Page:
This could be depressing. But it is not. Telling the truth about the trouble can lead to liberation, to transformation, to the new life that awaits on the other side of repentance. Telling the truth about the trouble draws God into the fray. In the ecumenical lectionary the first Advent text of the first year of the three year cycle begins: “O that you would tear open the heavens and come down.” We often imagine that our sung kyrie eleison (Lord, have mercy) is all about our guilt and transgression. But it is much more. It is also a daring, bold cry to rouse God to save us from the forces of greed and envy and violence that separate us from the kingdom come, God’s will done.
Over the years Advent and Christmas have regularly been domesticated, their high voltage reduced to a pleasurable buzz. Advent is an invitation to host the odd texts that take the church deep into the ache and grief that cries out for a savior. Instead we often reduce the four Sundays of Advent to four safe platitudes: hope, peace, joy and love. Christmas is a journey into the vulnerability of God’s mission to save the earth. The savior cannot escape the troubles– born in obscurity, hunted down by the powers. How much of this fragility and danger remain in our festivities?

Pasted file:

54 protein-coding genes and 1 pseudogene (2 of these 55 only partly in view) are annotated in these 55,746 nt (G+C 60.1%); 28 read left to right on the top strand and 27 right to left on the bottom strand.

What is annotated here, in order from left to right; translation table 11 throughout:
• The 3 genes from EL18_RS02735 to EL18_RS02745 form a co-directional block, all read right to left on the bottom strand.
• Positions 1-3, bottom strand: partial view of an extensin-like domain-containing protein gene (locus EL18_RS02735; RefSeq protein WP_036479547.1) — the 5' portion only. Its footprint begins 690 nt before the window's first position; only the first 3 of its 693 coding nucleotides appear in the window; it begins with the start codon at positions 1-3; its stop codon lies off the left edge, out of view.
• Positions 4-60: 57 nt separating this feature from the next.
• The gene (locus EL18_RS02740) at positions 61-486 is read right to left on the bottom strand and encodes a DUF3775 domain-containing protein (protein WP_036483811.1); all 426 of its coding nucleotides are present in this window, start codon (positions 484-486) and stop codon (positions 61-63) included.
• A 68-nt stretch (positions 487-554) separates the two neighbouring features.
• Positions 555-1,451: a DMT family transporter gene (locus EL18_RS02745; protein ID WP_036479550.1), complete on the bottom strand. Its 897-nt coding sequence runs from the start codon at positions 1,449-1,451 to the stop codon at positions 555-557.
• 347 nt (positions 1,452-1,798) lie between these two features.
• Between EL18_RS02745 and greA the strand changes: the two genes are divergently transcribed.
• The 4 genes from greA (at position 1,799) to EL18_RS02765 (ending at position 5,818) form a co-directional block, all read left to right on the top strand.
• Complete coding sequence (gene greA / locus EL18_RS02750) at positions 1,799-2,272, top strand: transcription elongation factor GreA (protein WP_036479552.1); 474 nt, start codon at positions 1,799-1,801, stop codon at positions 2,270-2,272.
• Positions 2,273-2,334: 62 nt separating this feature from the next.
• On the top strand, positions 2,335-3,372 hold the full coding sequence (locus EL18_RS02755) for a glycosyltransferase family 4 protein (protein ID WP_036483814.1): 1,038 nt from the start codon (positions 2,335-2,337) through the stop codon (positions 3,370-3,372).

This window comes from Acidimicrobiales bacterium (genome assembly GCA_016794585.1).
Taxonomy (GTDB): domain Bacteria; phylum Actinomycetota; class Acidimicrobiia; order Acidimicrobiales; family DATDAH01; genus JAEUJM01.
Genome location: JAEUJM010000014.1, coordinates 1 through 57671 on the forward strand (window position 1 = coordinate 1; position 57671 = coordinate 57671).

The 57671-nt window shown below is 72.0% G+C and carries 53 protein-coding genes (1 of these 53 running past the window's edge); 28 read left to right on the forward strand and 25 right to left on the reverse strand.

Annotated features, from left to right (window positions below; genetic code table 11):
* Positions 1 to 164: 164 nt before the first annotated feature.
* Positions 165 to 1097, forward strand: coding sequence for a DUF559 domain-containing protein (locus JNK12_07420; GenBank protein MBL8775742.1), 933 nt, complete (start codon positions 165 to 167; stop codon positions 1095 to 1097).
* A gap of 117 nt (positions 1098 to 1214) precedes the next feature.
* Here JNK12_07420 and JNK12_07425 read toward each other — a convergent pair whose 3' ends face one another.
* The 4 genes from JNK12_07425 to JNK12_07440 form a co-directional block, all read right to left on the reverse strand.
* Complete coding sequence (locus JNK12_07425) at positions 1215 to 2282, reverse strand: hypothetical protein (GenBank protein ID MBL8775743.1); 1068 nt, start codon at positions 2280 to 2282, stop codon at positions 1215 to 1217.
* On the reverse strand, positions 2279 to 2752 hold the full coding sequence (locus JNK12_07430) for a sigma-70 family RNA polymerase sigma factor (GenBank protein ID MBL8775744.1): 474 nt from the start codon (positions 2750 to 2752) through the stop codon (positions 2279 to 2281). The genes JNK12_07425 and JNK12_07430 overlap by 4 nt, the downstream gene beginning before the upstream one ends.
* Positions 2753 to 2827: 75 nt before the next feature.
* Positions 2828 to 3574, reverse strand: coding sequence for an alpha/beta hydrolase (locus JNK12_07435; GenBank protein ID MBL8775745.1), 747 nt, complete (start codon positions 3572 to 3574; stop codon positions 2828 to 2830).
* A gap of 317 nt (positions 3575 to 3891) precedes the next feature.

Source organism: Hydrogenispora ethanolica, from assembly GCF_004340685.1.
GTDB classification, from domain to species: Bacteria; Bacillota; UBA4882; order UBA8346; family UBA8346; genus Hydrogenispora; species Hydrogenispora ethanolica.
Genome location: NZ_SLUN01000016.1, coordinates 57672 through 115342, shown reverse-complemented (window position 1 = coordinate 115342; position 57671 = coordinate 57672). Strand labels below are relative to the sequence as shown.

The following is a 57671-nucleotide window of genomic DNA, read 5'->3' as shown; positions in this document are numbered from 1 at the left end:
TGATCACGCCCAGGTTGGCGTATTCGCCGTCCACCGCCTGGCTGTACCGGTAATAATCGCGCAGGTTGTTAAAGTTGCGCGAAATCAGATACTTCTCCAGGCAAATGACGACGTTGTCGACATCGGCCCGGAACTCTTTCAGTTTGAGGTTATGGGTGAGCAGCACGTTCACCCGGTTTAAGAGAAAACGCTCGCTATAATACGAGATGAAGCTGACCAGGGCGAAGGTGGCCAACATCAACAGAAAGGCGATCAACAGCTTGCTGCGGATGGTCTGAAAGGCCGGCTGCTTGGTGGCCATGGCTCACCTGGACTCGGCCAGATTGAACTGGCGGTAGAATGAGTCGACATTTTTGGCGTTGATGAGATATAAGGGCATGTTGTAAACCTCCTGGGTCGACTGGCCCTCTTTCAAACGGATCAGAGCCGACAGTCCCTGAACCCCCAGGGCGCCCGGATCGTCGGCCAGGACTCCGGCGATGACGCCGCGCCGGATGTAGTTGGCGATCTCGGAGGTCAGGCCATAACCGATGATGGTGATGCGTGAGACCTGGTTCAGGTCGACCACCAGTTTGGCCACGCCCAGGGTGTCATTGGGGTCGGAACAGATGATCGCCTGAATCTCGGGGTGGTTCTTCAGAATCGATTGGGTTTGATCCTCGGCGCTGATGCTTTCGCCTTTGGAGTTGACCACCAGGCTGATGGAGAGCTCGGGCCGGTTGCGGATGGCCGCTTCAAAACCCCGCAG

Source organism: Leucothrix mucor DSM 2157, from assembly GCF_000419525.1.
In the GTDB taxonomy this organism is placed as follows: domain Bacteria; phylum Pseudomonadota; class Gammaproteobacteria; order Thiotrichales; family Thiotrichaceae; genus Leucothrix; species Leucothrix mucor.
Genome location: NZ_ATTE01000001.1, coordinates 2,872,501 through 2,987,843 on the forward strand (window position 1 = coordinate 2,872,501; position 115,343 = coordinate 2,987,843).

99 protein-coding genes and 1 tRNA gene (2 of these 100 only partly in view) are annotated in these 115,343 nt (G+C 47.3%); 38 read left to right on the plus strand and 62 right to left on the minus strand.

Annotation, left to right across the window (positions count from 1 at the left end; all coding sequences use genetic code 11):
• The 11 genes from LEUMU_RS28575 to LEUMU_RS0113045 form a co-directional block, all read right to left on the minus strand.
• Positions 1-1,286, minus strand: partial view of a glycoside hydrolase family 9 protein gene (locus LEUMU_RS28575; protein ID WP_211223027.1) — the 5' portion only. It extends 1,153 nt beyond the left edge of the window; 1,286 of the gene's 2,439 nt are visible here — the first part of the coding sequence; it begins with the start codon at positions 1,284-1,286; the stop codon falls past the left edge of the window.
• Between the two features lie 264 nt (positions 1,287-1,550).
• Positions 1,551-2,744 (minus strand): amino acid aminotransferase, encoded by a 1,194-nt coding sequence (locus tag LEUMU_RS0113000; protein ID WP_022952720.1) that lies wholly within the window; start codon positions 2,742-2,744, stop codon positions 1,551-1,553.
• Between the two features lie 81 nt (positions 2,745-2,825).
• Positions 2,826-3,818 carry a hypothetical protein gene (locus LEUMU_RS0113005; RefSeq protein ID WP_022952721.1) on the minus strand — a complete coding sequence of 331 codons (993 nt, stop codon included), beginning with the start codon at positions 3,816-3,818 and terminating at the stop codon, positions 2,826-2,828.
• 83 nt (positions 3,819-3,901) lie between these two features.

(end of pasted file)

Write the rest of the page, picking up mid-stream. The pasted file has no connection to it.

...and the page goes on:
There is no more difficult season in the year than this one in which to practice the challenging work of forming alternative Christian identity in western culture. My friend and rabbi, Martin, likes to say that it is much easier to be a rabbi at Hannukah than to be a minister at Christmas. “After all,” he says, “no one else in the culture is trying to tell our children what Hanukkah is all about.” Without careful work, the recovery of Advent can feel like the “scrooging” of Christmas. The prophetic rage of John the Baptist does not easily transform a culture that is determined to party in the middle of winter.